Can the Court Require that a Person Be Deported as Part of a Plea Agreement?
On May 12, 2004, when Maricela Rodriguez Gutierrez was placed on community supervision, she agreed her community supervision status would subject her to twenty-nine supervisory conditions. Fifteen of those conditions were general conditions, seven were financial, two were drug-related, two were education-related, and three were immigration-related.
One of the immigration-related requirements of her community supervision (i.e. probation) was that she obtain legal immigration status by the end of twelve months, and if she did not obtain legal status, to leave the country and reside in a location where she does have a legally authorized status. As you can imagine, she failed to do this (if she had satisfied the condition, then I probably wouldn’t be writing about it). Accordingly, the trial court revoked the community supervision.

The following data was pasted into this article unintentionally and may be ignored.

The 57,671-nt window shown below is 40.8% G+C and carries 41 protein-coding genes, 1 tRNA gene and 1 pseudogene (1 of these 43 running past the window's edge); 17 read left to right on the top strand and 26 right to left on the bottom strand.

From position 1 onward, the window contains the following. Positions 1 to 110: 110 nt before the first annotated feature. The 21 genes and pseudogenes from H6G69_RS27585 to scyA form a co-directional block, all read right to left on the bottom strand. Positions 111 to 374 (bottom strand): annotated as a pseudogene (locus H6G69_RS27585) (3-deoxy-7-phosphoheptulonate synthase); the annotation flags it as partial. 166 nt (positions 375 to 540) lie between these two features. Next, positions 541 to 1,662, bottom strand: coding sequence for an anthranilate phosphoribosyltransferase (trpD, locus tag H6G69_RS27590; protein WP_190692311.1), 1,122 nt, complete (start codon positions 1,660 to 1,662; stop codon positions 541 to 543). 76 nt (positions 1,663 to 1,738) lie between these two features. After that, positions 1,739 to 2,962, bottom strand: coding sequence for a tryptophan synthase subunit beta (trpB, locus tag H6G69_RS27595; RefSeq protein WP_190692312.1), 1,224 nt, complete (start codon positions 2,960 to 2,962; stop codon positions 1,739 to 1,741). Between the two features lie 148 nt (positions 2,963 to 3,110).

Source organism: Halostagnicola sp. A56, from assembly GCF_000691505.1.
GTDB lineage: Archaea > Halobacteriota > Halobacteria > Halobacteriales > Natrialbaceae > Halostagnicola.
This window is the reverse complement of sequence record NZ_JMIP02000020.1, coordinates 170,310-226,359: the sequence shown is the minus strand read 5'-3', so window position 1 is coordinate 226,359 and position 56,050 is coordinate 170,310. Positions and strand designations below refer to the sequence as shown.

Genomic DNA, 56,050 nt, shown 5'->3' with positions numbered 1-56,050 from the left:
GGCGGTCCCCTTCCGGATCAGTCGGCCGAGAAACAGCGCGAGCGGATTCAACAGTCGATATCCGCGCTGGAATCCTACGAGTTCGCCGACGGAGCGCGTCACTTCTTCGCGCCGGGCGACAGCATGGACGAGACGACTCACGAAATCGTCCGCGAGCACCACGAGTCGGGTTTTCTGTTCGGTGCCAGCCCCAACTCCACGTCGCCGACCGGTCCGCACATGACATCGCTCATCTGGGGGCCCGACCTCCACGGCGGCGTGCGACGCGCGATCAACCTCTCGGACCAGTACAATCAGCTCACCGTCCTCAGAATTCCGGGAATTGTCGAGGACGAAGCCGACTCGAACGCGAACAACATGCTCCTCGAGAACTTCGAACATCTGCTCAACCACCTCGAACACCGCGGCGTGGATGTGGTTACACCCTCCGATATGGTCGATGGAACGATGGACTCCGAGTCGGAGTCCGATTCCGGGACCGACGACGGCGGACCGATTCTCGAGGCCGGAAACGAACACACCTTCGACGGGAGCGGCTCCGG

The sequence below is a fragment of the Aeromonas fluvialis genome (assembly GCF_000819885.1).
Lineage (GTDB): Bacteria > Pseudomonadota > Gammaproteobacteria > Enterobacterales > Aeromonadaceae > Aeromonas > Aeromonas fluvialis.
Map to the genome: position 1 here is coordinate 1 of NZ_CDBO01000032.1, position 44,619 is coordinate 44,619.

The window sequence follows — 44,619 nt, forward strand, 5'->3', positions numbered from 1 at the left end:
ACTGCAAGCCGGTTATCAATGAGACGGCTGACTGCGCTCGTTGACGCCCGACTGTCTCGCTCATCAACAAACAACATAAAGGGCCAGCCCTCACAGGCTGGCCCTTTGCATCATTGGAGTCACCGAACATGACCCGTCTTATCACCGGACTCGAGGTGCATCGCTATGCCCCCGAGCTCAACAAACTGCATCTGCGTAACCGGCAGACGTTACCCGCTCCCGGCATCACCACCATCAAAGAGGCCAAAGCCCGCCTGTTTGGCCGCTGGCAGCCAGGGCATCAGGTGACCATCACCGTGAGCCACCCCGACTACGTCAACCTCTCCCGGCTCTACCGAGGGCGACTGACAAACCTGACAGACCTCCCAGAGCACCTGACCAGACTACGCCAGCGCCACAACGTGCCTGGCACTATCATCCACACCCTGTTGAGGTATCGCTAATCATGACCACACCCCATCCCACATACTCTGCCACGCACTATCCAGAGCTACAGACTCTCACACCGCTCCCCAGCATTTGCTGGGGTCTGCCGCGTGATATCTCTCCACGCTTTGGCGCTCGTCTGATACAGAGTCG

Appellant now argues that the term requiring that she leave the United States was void and, thus, cannot support her revocation. The 6th District Court of Appeals (Texarkana) agreed. The Court held that upon revocation of community supervision, the violated term—that the defendant leave the U.S.—was void and the revocation could not stand. The Court explained that immigration matters are within the exclusive jurisdiction of the federal government therefore a condition of state community supervision requiring a defendant to leave the country violates the Supremacy Clause of the U.S. Constitution. Thus, a defendant cannot agree and a court cannot order deportation as a part of the plea agreement.
See the Court’s full opinion in Gutierrez v. State.